Election requires

Stephen Ontko

America has been thrown into an election during a time when the outcome can have dire consequences for the United States and the world.

As we begin another academic year at Kent State, the world will have recently experienced an escalated military conflict between Russia and Georgia. Russian influence and power that has been regained from the Cold War will challenge the United States and its allies’ values and perseverance. The November election will allow Americans to choose whether we should stand by the pro-western, democratic state of Georgia, aspiring to live in peace among our NATO allies, or be ruled by inaction through inconsequential pleas and diplomatic envoys requesting Russian aggression to cease.

John McCain displayed solidarity with Georgia, stating on behalf of Americans that “we are all Georgians” along with many Eastern European nations. Reuters reported on Aug. 8 a confused Barack Obama initially stating that it was “the time for Georgia and Russia to show restraint,” even though Georgia is the country defending its sovereignty.

Now that Sen. Obama has fact-checked the situation in Georgia, he shouldn’t revert to the worldview he wrote about in Foreign Affairs in 2007, saying that “pushing for more democracy and accountability in Russia, we must work with the country in areas of common interest.” The problem, though, is that Russia degenerated from democratic tendencies well before this summer’s invasion, and there has been no accountability for Russia’s behavior – behavior that has not been in our interest.

Barack Obama’s Foreign Affairs column came within Vladimir Putin’s last year as Russia’s president, and Putin is responsible for the underpinnings of the course of action Russia has taken; including the imprisonment of Yukos CEO Mikhail Khodorkovsky for not supporting Putin’s United Russia party; the arrest of a leading activist, Garry Kasparov; the circumstances surrounding dissident Alexander Litvinenko’s death from polonium-210 in London; as well as the stalling of reporter Anna Politkovskaya’s murder investigation.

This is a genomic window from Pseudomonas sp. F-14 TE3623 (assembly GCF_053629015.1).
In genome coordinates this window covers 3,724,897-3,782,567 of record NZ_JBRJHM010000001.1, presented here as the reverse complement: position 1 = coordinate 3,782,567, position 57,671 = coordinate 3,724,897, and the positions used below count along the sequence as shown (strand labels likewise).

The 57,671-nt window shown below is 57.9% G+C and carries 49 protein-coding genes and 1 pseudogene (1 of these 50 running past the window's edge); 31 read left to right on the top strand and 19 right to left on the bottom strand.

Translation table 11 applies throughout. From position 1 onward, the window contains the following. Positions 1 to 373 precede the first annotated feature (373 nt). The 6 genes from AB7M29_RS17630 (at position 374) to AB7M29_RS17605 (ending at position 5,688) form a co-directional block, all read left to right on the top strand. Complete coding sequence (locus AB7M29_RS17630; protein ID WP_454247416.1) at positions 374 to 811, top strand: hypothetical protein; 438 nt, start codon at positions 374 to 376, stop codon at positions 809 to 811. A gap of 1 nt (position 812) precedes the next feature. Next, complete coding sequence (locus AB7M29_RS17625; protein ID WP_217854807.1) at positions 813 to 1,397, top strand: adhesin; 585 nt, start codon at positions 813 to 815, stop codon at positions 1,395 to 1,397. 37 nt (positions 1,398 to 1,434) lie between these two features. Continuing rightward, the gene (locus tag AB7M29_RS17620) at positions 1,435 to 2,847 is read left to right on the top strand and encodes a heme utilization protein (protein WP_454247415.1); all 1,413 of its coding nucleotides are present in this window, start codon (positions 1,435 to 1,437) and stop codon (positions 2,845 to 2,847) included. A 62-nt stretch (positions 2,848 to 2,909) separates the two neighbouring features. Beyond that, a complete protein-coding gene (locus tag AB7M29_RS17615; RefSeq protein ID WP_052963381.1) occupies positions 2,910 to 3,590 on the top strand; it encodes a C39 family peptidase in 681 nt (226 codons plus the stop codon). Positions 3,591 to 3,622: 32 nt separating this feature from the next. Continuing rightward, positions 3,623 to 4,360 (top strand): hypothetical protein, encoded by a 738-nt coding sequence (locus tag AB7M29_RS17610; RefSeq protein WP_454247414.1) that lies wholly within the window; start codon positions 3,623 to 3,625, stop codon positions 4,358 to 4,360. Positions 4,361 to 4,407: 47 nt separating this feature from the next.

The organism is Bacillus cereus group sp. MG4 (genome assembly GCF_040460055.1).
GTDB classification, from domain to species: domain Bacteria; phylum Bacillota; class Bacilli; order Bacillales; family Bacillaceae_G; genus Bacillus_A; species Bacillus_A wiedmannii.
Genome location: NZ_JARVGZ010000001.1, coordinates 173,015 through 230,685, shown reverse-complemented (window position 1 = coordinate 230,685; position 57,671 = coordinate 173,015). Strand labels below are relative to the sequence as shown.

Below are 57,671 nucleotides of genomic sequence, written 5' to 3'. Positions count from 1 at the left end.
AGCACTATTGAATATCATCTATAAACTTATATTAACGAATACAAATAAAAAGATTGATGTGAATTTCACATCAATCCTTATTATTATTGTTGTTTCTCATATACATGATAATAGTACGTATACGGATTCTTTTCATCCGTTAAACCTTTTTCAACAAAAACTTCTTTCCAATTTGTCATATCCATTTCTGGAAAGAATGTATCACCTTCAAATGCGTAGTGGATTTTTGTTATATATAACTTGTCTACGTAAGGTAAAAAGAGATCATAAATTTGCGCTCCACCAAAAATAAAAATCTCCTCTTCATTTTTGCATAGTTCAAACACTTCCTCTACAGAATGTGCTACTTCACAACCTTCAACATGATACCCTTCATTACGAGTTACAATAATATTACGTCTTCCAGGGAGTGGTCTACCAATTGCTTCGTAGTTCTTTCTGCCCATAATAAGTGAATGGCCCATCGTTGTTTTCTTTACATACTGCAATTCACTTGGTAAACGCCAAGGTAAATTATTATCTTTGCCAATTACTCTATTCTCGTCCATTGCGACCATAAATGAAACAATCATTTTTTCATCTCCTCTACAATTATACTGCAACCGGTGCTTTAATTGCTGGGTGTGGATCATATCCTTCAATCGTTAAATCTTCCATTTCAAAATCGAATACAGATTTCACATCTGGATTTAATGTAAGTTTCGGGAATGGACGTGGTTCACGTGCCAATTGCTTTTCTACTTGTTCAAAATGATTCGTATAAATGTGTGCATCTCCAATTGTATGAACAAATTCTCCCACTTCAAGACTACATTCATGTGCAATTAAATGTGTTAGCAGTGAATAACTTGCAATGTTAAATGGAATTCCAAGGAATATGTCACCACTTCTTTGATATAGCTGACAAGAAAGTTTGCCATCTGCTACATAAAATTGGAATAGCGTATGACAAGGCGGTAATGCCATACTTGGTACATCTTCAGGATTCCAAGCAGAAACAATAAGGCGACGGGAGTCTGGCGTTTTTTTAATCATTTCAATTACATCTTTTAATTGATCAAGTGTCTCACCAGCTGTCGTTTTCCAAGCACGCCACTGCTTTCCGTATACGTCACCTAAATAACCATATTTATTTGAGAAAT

The same rhetoric Obama applies to Russia he also wishes to apply to Iran, where he would give the insubordinate regime a platform, even though it has consistently ignored the international communities’ resolutions to end its nuclear program. Additionally, U.S. military commanders have claimed that elements of the Iranian regime have supplied Shiite insurgents in Iraq with arms targeting our troops there.

The successful outcome of the military surge in Iraq rests in jeopardy this election, as Obama still fails to acknowledge the incredible improvements in Iraq that resulted from John McCain’s calls for the surge months before President George W. Bush ordered the strategy change after the 2006 midterm election. Obama repeatedly calls for a complete troop withdrawal within 18 months in office, regardless of the situation in Iraq, which would be a disastrous squander of victories from the surge and American security.

Barack Obama has reasonably mentioned dropping Russia from the G-8 industrialized nations, but this doesn’t encourage Russian accountability for its aggression, nor is it a major strategic positioning for preventing future conflicts. Russia’s deputy foreign minister has stated that the “most serious consequences for pan-European security” would result from Georgia and the Ukraine’s possible NATO membership. The BBC reported Aug. 20 that the Russian Foreign Ministry claims Russia will act “not only through diplomatic” means as a result of the missile defenses Poland has signed with the United States.

Voters this November can shape U.S. foreign policy that can help restore stability in areas of conflict, defend the principles of freedom, and deter aggression against our allies. Failure to address tyranny and its aggression will have serious consequences for American security in the future, embolden our enemies, and badly damage America’s image as a force for freedom and justice. We must arise to the challenges that confront us and not let dangers escalate into unavoidable disasters.

Stephen Ontko is a senior economics major and columnist for the Daily Kent Stater. Contact him at [email protected].